Tony Bennett, who Sinatra called his favorite singer, has always loved the classic popular music songwriters.  People like Johnny Mercer, George & Ira Gershwin, Gus Kahn, Irving Berlin, Cole Porter.  Their work is timeless and the songs fabulous.  These treasures are regularly given new life by people as diverse as Rod Stewart, Linda Ronstadt, and Michael Bublé.

What is remarkable about Tony Bennett is his uncompromising attitude towards his music.  “I won’t sing a bad song,” he has said.  That resolve was tested in the Seventies and Eighties when rock and disco were all the rage.  His career went into something of a decline.  He was urged by the record companies to “go with the flow” of current popular music trends.  Compromise.  Give in a little bit; times have changed.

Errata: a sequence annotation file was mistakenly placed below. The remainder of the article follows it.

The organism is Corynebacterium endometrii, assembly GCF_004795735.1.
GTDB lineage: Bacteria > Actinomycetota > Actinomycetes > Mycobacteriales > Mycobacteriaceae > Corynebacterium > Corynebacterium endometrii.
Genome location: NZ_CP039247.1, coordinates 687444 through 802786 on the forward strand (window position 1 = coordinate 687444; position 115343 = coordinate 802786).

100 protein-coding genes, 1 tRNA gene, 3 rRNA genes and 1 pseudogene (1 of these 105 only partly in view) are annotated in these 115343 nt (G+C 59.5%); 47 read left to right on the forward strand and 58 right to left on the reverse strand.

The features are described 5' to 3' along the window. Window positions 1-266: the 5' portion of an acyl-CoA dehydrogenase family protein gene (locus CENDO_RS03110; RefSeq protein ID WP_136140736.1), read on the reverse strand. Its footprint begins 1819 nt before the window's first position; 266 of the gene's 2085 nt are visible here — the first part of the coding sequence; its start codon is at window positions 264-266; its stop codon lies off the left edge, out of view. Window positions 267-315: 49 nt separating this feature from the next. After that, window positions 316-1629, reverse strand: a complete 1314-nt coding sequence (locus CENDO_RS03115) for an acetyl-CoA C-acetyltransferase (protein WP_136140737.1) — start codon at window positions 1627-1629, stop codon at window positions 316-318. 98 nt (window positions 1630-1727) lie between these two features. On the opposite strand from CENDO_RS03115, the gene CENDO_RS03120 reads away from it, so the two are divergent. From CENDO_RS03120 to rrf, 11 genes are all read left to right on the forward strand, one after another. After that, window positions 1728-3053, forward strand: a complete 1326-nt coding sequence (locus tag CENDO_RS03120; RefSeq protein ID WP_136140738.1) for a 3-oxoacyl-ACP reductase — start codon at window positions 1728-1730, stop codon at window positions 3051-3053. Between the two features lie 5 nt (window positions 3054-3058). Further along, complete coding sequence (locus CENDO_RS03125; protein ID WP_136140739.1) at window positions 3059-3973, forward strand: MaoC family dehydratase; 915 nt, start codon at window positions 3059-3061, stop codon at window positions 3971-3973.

Tony would have none of it.  He believed in the songs he sang and the era in which they were birthed.  He has always been a class act—gracious to his audience and bands, performing always in a suit and looking fantastic.  And always singing his best.  Born Anthony Dominick Benedetto, he was trained in the Italian musical art of bel canto.  These songs, his commitment to excellence and beauty, are all part of his trademark.  Tony Bennett is a class act.

His resolve was rewarded and his career profoundly revived with his Grammy Award-winning recording MTV Unplugged was released in 1994.  Recorded live at the MTV studios in New York City, Tony’s uncompromising music and flair found a new and younger audience.  People young enough to be his grandchildren love his music.

You should check out Tony’s music.  MTV Unplugged is a fantastic place to start.  But beyond music appreciation, what will or won’t you compromise?  That’s part of the story of Tony Bennett.  It has commanded the respect of many for years.  Are you as committed to your core values and convictions when those things are at nadir in popularity?  Can you hold firm when the tide is against what you hold dear and believe in?

Take it from Tony—it’s worth standing for.